The trials that compare 5 years of tamoxifen treatment with tamoxifen given for 2 to 3 years followed by an AI to complete 5 years of therapy—the Intergroup Exemestane Study (IES), the Austrian Breast Cancer Study Group 8 trial (ABCSG 8), the Arimidex [anastrozole]-Nolvadex [tamoxifen] 95 study (ARNO 95), and the Italian Tamoxifen Anastrozole trial (ITA)— also demonstrate a reduction in disease recurrence of approximately 3% to 4% in the AI-containing treatment arms. A borderline overall survival advantage for the AI arm was observed in the IES trial if only the patients with hormone receptor‒positive disease and unknown hormone receptor status (>98% of the total enrollment) were analyzed, and for the 3 smaller trials using anastrozole (ABCSG8, ARNO95, and ITA) when the results were combined in a meta-analysis. Thus, at this point, a best approach for initial adjuvant endocrine therapy in postmenopausal women with hormone receptor-positive tumors has not emerged. There has been a slight overall reduction in early disease recurrence for those women beginning treatment with an AI, but in the ATAC study, for example, this represents only 5 fewer distant recurrences per 1000 women during the first 2.5 years of treatment. Because there has been no overall survival advantage to date and little data regarding late recurrences, it is unclear whether the long-term outcome data will favor the initial use of an AI or some initial tamoxifen before conversion to an AI. The first report on the 2 sequential arms of the BIG 1–98 trial will likely occur in 2008 and will be compared with the 2 monotherapy arms. However, the sequential arms are relatively small, and may be underpowered to resolve this issue. Currently, either monotherapy with an AI or initial tamoxifen followed by an AI is an acceptable strategy as is 5 years of tamoxifen therapy for those women who have tolerance or financial issues that might preclude the use of an AI. The initial use of an AI for the subset of women at the highest risk of early disease recurrence (those with larger tumors, positive lymph nodes, and possibly those who are HER‒2/neu positive) could be considered pending additional data.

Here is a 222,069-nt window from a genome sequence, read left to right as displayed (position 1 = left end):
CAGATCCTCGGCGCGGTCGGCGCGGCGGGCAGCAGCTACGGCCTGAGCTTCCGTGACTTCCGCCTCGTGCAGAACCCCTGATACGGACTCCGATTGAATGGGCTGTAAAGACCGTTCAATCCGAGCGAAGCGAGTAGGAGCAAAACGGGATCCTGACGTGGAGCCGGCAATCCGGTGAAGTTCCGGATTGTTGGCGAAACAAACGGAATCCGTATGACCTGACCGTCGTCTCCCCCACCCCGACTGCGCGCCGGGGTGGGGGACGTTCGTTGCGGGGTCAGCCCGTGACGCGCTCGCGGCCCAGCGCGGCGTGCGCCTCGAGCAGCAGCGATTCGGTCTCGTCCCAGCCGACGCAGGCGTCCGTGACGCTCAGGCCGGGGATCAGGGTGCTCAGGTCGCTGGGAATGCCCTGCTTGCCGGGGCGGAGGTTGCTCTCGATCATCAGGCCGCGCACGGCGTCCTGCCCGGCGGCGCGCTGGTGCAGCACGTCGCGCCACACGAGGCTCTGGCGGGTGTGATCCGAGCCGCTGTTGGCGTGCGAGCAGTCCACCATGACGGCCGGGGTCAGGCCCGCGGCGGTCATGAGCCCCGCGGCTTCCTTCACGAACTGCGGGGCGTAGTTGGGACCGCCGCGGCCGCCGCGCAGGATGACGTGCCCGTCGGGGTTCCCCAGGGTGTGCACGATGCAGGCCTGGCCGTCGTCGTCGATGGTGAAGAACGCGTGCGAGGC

Extended Adjuvant Endocrine Therapy in Postmenopausal Women